Notes From an Average Girl | Growing up sucks

Notes from an Average Girl is a biweekly, relatable blog about navigating college life.

By Madeline Milchman, For The Pitt News

Recently, I’ve found myself reminiscing about the days I’d dart off the school bus, eager to lounge on my couch and watch “Sam & Cat.” Not that many of my ambitions have changed. I now dart home from class eager to binge “New Girl,” the sophisticated, grown-up version of “Sam & Cat.”

But, there is a reason for my nostalgia — I long for the days when my impending future didn’t take control of my thoughts at all hours of the day.

Like most college students, I’m trying to figure out what I want to do with my life. I’m an undeclared major, but I have never felt comfortable with that vagueness. It also doesn’t help that my indecision seems to make everyone else uncomfortable or nervous for me. When someone asks my major and I reply “undeclared,” the conversation usually goes the same.

First, they suggest common majors I could choose, as if the thought had never crossed my mind. “What about psychology? Or public health?” they say, implying that I should choose any major because something is better than nothing.

Thus, I’m forced to respond, “I’m more interested in humanities. I’ll probably do communications or something.” And suddenly, they’re satisfied because I’ve chosen something, just to shut them up. In reality, I’m still as unsure as when the conversation began.

Proud that they’ve coerced me closer to a decision, they’ll say, “You have time to figure it out”. But the patronizing nature of the conversation leaves me questioning, “Do I?

The urgency I feel to decide my future is frustrating, but what I’m starting to realize is that I’d rather the frustration of not knowing than the fear of failing.

For the past 19 years of my life, phrases like “I don’t know,” “I have time,” “maybe writing” and “probably communications” have defined my future. I could list potential majors, but actually committing to one was difficult. I went through four different academic advisors and still came out decision-less.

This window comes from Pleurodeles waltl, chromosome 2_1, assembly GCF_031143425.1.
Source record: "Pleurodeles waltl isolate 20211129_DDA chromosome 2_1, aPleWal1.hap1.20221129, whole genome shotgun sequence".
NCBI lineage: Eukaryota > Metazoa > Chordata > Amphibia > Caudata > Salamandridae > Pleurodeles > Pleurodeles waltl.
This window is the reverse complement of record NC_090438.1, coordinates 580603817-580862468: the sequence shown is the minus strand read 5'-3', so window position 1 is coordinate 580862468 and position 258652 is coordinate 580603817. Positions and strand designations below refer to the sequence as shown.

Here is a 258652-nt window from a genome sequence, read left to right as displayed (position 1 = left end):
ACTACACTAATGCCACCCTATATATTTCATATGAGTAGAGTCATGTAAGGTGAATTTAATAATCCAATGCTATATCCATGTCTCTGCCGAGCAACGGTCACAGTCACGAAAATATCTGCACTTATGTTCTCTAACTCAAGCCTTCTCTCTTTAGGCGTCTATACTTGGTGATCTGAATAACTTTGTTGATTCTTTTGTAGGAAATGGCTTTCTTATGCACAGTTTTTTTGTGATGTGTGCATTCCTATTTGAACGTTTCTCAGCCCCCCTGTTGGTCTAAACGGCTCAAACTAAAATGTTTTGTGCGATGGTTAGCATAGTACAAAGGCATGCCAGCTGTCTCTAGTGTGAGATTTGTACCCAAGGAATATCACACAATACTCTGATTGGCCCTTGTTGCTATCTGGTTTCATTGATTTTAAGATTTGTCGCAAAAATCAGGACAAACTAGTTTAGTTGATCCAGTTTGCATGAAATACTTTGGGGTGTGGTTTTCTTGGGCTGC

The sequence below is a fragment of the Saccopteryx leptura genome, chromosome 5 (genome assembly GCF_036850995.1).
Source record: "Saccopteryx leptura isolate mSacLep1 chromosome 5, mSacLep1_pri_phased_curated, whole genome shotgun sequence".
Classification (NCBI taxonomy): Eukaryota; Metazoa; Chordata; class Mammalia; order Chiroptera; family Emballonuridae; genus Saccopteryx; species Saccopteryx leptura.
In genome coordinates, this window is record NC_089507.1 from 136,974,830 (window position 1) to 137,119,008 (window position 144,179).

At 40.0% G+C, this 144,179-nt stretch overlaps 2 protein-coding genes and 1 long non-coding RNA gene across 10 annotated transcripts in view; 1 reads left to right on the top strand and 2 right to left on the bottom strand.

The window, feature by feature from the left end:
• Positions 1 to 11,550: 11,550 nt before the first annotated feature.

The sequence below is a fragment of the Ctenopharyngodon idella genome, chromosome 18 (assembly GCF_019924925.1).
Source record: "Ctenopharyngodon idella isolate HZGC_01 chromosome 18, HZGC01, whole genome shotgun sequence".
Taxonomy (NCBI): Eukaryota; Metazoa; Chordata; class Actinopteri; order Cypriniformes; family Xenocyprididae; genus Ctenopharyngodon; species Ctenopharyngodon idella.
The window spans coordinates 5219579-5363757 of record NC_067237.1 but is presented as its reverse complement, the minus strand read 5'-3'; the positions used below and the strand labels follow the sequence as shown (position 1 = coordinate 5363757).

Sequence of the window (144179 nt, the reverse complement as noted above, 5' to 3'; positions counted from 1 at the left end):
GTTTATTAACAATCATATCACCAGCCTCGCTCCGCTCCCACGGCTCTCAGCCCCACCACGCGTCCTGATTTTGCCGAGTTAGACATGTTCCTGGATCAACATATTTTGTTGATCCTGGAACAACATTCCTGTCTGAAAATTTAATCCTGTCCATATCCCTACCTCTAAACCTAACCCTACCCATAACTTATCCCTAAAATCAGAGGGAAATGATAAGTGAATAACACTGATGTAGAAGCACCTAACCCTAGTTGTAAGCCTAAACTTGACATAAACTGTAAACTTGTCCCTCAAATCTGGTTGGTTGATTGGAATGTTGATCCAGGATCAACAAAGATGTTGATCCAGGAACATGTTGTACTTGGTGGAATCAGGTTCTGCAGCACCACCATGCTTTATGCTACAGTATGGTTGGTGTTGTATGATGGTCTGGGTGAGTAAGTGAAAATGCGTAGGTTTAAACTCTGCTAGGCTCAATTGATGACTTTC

Now, I’m getting closer to declaring a major in media and professional communications, and I have a job that could help me pursue a career in something I love. Yet I’m even more scared and confused than I was before.

When I got a job writing for The Pitt News, everyone close to me was really proud. I could imagine them thinking “She’s figuring her life out!” Even I was thinking it. But the more I started to ponder it, the more hesitant I became. My brain swarmed with questions.

Is this where my life starts?

Do I really want a career in this field?

Am I an adult now?

Am I ready to grow up?

Don’t get me wrong, I’m grateful for the opportunity and I’m excited but even more than that, I’m terrified.

I think my problem originates with the education system. I spent 12 years getting a general education, and then I was expected to decide my entire future and gamble a lot of money to fund it. I use the word “gamble” because I’m paying to get a degree in something that I have no experience with. How am I expected to know if I’ll like it or be good at it? Or if I’ll want to spend the rest of my life doing it?

When I turned 18 and headed off to college, I often heard “The future is yours!” I understand it’s just a saying and a way of wishing luck, but God, I hate it. The vast number of possibilities for my life is not exactly something I want to celebrate. Instead, I want to scream “I do not want the future! Please do not make it mine!”

So yeah, in case I haven’t made it clear, I feel pressured to figure out what I want to do with my life, but even more, I feel pressured to make the right decision.

I wish I could conclude with some solid advice for those of you feeling the same way, but I can’t. The truth is, growing up sucks. I don’t think I’m ready and I don’t know that I ever will be. I long for the way I used to daydream of cookies, American Girl dolls and crushes, rather than questions about my future.

I wish I could be a little kid again, under the comfort of my parent’s guidance. But unfortunately, that’s not possible, so I’m here to tell you that if you’re feeling the same way, if you’re asking yourself the same questions, you are not alone. We’ll figure it out eventually… hopefully.

Madi Milchman writes about the struggles of growing up. You can reach her at [email protected].